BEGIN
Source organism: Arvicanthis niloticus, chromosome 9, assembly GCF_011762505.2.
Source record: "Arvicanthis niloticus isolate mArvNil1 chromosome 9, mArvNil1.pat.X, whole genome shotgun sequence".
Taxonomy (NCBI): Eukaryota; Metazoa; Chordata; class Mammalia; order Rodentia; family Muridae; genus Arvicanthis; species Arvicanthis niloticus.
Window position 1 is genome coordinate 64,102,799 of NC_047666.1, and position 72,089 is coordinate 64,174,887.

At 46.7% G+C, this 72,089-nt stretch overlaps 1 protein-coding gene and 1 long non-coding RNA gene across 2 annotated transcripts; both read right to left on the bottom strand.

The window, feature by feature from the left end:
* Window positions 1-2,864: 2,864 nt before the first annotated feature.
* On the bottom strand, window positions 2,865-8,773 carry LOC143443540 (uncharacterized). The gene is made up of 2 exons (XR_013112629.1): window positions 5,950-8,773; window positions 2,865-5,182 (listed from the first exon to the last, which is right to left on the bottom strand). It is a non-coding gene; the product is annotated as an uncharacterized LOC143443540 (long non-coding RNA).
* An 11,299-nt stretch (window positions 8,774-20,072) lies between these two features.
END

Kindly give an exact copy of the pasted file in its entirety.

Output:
Source organism: Arvicanthis niloticus, chromosome 9, assembly GCF_011762505.2.
Source record: "Arvicanthis niloticus isolate mArvNil1 chromosome 9, mArvNil1.pat.X, whole genome shotgun sequence".
Taxonomy (NCBI): Eukaryota; Metazoa; Chordata; class Mammalia; order Rodentia; family Muridae; genus Arvicanthis; species Arvicanthis niloticus.
Window position 1 is genome coordinate 64,102,799 of NC_047666.1, and position 72,089 is coordinate 64,174,887.

At 46.7% G+C, this 72,089-nt stretch overlaps 1 protein-coding gene and 1 long non-coding RNA gene across 2 annotated transcripts; both read right to left on the bottom strand.

The window, feature by feature from the left end:
* Window positions 1-2,864: 2,864 nt before the first annotated feature.
* On the bottom strand, window positions 2,865-8,773 carry LOC143443540 (uncharacterized). The gene is made up of 2 exons (XR_013112629.1): window positions 5,950-8,773; window positions 2,865-5,182 (listed from the first exon to the last, which is right to left on the bottom strand). It is a non-coding gene; the product is annotated as an uncharacterized LOC143443540 (long non-coding RNA).
* An 11,299-nt stretch (window positions 8,774-20,072) lies between these two features.